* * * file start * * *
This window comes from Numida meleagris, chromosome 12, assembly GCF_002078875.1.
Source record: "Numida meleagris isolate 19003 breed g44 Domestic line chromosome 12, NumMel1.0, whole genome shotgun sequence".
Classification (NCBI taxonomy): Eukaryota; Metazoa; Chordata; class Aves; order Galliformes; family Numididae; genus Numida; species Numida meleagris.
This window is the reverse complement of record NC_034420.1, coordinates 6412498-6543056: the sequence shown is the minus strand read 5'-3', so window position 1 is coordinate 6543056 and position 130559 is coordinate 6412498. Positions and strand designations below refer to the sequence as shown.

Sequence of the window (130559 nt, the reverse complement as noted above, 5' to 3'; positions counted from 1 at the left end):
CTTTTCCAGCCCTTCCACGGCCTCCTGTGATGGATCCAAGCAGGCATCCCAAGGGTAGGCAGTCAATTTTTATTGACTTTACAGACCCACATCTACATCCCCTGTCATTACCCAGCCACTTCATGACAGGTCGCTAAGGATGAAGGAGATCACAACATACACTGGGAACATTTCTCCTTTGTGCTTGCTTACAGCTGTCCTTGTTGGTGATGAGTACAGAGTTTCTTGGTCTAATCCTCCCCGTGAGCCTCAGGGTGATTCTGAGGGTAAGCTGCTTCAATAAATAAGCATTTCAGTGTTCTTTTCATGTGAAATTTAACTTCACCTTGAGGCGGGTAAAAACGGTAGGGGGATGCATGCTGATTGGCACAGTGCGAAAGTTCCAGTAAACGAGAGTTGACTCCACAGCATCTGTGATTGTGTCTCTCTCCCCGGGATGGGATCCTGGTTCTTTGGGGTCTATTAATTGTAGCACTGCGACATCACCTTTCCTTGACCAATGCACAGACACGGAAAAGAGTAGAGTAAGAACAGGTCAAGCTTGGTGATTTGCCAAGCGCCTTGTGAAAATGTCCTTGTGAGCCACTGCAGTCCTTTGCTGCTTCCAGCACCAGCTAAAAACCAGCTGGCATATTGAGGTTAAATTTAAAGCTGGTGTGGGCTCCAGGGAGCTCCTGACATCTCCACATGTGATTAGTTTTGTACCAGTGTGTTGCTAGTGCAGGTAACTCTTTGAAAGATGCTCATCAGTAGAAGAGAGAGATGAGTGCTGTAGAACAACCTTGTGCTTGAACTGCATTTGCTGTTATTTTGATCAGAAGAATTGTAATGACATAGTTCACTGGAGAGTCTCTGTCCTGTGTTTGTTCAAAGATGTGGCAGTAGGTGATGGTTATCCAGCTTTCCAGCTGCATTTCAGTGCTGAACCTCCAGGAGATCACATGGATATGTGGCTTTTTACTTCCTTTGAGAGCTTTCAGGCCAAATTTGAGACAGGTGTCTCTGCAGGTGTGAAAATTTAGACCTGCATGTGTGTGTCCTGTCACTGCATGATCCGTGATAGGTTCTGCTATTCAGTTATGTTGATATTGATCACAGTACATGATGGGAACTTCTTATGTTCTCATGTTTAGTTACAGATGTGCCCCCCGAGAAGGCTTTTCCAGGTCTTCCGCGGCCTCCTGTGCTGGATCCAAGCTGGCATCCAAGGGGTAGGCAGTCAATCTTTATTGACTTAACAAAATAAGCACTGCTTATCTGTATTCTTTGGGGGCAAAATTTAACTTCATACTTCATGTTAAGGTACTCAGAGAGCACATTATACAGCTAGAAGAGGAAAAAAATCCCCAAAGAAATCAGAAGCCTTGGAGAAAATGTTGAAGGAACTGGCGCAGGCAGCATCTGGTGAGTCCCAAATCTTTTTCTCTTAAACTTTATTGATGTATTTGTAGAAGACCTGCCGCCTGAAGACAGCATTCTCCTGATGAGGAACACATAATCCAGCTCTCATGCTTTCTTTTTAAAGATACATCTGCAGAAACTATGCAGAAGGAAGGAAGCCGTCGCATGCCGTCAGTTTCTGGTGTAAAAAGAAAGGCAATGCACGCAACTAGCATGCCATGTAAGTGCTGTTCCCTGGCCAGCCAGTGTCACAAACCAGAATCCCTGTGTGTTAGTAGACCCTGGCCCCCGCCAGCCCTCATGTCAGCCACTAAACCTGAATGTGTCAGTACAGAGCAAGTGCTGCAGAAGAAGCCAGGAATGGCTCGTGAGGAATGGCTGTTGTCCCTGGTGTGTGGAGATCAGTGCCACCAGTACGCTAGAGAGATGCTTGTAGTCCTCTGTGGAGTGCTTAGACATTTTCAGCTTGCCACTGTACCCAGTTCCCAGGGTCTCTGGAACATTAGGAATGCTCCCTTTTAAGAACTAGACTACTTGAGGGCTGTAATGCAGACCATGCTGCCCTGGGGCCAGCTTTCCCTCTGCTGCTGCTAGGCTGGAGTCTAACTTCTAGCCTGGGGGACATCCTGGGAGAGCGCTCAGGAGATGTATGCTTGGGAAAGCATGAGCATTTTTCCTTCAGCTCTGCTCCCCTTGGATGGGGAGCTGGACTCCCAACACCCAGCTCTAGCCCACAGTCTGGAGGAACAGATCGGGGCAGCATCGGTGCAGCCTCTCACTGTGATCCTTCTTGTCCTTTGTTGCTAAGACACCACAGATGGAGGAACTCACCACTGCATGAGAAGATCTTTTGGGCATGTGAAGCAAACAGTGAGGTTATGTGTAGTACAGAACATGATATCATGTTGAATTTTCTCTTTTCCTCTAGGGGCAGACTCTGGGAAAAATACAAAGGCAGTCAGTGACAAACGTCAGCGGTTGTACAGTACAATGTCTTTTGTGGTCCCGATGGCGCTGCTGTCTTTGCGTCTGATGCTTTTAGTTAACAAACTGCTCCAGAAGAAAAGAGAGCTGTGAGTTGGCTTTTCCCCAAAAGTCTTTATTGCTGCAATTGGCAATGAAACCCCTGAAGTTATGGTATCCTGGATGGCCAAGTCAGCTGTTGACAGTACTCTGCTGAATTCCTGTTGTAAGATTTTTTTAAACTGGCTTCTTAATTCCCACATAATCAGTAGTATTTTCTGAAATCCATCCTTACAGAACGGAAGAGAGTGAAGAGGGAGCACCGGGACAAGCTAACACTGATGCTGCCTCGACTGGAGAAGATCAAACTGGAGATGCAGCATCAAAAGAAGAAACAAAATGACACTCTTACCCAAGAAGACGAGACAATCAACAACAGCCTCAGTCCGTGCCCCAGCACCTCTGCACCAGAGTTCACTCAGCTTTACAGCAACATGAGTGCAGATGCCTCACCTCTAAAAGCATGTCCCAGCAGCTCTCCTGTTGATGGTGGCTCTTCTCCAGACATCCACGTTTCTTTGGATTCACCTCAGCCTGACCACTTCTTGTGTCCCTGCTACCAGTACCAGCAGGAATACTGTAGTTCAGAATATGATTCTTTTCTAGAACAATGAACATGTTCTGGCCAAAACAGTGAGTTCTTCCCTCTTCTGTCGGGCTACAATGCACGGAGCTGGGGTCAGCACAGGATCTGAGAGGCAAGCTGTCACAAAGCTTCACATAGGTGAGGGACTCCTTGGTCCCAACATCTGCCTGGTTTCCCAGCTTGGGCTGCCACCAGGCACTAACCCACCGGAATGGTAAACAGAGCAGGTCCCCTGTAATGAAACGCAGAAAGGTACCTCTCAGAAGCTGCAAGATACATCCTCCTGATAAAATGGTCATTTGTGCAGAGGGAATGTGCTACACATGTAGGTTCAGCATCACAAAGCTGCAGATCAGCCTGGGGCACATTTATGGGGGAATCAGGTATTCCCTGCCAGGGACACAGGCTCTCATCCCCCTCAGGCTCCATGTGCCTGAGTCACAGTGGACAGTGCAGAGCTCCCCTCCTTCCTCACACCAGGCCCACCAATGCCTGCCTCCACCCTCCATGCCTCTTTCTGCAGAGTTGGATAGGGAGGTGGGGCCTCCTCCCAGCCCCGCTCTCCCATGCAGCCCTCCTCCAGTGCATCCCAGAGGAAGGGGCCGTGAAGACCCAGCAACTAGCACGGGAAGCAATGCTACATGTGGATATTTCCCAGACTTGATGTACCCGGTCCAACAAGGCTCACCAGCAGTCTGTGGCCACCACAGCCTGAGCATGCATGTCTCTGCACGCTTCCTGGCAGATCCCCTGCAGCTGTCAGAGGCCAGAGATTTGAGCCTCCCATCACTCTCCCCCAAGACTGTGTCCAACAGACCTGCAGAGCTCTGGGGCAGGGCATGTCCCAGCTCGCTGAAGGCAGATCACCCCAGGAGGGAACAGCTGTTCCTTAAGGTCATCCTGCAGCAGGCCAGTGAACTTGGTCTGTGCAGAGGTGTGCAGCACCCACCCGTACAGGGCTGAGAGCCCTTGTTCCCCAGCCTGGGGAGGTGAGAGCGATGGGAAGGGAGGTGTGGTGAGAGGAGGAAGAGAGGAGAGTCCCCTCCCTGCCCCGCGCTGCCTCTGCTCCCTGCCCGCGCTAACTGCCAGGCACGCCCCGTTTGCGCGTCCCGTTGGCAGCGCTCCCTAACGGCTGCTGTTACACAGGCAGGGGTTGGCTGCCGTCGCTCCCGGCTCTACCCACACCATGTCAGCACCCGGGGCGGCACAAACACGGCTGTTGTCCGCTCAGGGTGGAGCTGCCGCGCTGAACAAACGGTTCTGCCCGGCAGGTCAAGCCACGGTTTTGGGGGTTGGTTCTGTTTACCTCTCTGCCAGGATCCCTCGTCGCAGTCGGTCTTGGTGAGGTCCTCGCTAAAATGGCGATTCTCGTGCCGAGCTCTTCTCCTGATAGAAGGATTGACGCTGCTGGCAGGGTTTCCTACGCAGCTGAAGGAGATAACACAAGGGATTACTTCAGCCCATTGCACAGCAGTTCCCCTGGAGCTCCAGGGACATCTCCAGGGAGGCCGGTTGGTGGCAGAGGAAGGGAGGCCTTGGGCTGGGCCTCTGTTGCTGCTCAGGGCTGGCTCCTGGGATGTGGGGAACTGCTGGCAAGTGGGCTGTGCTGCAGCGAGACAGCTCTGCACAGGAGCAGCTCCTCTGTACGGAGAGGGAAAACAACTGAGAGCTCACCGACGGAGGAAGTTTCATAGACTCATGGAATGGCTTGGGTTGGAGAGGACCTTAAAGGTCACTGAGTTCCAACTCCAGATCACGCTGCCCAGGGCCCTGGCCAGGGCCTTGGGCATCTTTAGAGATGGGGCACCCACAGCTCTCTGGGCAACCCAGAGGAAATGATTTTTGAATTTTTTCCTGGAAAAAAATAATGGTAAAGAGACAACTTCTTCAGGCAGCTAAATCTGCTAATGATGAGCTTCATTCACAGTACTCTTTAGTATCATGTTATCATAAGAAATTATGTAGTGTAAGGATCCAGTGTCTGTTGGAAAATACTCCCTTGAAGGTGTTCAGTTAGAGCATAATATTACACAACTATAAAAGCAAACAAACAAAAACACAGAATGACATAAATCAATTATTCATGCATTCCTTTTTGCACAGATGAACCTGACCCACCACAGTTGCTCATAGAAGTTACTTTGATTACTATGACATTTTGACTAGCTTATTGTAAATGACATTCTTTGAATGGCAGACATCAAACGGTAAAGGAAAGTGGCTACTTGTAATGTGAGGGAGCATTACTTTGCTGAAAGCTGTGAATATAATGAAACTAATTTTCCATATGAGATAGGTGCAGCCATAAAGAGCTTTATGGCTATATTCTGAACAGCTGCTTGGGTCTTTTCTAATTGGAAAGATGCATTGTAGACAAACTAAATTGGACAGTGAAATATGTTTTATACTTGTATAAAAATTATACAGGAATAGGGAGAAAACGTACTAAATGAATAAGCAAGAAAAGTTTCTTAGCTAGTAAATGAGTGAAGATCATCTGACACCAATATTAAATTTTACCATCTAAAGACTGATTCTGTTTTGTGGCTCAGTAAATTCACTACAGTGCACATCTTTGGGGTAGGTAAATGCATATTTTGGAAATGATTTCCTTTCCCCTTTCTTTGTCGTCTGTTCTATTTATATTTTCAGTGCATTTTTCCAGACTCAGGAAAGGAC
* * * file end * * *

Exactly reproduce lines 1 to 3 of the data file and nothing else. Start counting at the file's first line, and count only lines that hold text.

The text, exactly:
This window comes from Numida meleagris, chromosome 12, assembly GCF_002078875.1.
Source record: "Numida meleagris isolate 19003 breed g44 Domestic line chromosome 12, NumMel1.0, whole genome shotgun sequence".
Classification (NCBI taxonomy): Eukaryota; Metazoa; Chordata; class Aves; order Galliformes; family Numididae; genus Numida; species Numida meleagris.